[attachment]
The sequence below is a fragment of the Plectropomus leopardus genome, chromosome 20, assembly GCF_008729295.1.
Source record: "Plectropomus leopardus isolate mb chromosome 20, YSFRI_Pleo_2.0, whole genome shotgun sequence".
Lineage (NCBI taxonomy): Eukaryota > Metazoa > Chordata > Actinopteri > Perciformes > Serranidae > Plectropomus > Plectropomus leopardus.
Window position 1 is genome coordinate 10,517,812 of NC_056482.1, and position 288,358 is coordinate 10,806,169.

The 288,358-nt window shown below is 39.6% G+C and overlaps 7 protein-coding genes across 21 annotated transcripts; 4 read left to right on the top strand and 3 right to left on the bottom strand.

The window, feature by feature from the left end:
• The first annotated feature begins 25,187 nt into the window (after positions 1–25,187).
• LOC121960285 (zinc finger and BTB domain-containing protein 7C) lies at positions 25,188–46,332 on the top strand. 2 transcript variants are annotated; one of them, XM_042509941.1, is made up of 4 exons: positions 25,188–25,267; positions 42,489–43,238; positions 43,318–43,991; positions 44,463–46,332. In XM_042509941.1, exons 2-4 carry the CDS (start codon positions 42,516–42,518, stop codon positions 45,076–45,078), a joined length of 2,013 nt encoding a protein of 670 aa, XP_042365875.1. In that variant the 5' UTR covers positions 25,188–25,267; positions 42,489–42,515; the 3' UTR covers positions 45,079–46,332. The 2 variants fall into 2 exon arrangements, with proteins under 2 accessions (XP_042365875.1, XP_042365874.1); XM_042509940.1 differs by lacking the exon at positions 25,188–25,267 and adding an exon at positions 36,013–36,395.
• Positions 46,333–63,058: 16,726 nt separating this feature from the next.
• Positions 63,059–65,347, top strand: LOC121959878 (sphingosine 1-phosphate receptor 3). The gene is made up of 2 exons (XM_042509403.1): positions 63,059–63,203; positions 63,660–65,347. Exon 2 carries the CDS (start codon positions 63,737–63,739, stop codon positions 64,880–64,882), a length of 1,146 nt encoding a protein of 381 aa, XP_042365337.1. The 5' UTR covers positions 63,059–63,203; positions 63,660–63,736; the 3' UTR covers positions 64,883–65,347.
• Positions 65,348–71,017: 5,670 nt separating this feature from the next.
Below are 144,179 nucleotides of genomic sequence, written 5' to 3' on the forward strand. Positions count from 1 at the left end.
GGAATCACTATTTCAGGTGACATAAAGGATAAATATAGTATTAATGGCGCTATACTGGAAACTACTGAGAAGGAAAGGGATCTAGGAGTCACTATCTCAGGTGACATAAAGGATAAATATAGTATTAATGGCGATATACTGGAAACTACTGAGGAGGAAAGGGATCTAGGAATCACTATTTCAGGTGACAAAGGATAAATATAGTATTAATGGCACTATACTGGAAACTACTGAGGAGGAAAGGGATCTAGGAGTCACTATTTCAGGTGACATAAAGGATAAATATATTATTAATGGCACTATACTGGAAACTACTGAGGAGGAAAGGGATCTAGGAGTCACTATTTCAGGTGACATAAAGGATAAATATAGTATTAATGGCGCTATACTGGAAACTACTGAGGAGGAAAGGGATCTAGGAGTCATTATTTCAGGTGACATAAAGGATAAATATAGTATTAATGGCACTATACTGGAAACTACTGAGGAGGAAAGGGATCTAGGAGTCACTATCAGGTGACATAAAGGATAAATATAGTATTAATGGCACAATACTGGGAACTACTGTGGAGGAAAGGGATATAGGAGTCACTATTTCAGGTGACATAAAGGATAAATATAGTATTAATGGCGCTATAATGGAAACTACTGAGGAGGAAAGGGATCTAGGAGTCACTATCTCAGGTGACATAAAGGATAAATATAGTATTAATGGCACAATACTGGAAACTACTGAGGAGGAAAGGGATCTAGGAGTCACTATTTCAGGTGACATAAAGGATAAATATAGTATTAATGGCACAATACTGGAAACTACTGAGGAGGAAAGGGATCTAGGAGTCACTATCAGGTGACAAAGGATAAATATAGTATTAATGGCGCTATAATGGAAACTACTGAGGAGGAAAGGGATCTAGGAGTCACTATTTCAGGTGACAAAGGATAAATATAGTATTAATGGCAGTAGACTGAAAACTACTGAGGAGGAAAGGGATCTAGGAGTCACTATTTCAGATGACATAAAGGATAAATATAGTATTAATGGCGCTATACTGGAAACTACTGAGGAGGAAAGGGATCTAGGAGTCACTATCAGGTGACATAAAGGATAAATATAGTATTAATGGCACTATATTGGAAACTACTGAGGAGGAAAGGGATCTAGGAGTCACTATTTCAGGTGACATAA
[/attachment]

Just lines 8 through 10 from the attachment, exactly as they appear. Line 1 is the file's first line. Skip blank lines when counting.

• LOC121960285 (zinc finger and BTB domain-containing protein 7C) lies at positions 25,188–46,332 on the top strand. 2 transcript variants are annotated; one of them, XM_042509941.1, is made up of 4 exons: positions 25,188–25,267; positions 42,489–43,238; positions 43,318–43,991; positions 44,463–46,332. In XM_042509941.1, exons 2-4 carry the CDS (start codon positions 42,516–42,518, stop codon positions 45,076–45,078), a joined length of 2,013 nt encoding a protein of 670 aa, XP_042365875.1. In that variant the 5' UTR covers positions 25,188–25,267; positions 42,489–42,515; the 3' UTR covers positions 45,079–46,332. The 2 variants fall into 2 exon arrangements, with proteins under 2 accessions (XP_042365875.1, XP_042365874.1); XM_042509940.1 differs by lacking the exon at positions 25,188–25,267 and adding an exon at positions 36,013–36,395.
• Positions 46,333–63,058: 16,726 nt separating this feature from the next.
• Positions 63,059–65,347, top strand: LOC121959878 (sphingosine 1-phosphate receptor 3). The gene is made up of 2 exons (XM_042509403.1): positions 63,059–63,203; positions 63,660–65,347. Exon 2 carries the CDS (start codon positions 63,737–63,739, stop codon positions 64,880–64,882), a length of 1,146 nt encoding a protein of 381 aa, XP_042365337.1. The 5' UTR covers positions 63,059–63,203; positions 63,660–63,736; the 3' UTR covers positions 64,883–65,347.